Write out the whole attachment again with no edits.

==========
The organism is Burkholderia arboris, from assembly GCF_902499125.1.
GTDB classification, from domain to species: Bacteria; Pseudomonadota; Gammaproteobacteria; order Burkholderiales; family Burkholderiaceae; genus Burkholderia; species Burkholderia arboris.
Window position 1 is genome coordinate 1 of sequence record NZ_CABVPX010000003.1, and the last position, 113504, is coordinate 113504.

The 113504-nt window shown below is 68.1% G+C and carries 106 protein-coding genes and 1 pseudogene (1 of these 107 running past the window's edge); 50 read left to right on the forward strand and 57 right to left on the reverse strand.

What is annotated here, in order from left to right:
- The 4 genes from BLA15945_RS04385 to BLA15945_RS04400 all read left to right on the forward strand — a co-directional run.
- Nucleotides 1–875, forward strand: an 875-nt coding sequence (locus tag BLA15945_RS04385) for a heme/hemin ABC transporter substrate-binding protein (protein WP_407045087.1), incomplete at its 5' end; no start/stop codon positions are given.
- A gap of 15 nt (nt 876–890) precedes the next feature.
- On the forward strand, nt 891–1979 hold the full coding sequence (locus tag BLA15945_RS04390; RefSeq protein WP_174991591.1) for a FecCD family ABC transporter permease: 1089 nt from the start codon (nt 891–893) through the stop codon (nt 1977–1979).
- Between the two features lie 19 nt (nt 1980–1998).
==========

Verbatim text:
The organism is Burkholderia arboris, from assembly GCF_902499125.1.
GTDB classification, from domain to species: Bacteria; Pseudomonadota; Gammaproteobacteria; order Burkholderiales; family Burkholderiaceae; genus Burkholderia; species Burkholderia arboris.
Window position 1 is genome coordinate 1 of sequence record NZ_CABVPX010000003.1, and the last position, 113504, is coordinate 113504.

The 113504-nt window shown below is 68.1% G+C and carries 106 protein-coding genes and 1 pseudogene (1 of these 107 running past the window's edge); 50 read left to right on the forward strand and 57 right to left on the reverse strand.

What is annotated here, in order from left to right:
- The 4 genes from BLA15945_RS04385 to BLA15945_RS04400 all read left to right on the forward strand — a co-directional run.
- Nucleotides 1–875, forward strand: an 875-nt coding sequence (locus tag BLA15945_RS04385) for a heme/hemin ABC transporter substrate-binding protein (protein WP_407045087.1), incomplete at its 5' end; no start/stop codon positions are given.
- A gap of 15 nt (nt 876–890) precedes the next feature.
- On the forward strand, nt 891–1979 hold the full coding sequence (locus tag BLA15945_RS04390; RefSeq protein WP_174991591.1) for a FecCD family ABC transporter permease: 1089 nt from the start codon (nt 891–893) through the stop codon (nt 1977–1979).
- Between the two features lie 19 nt (nt 1980–1998).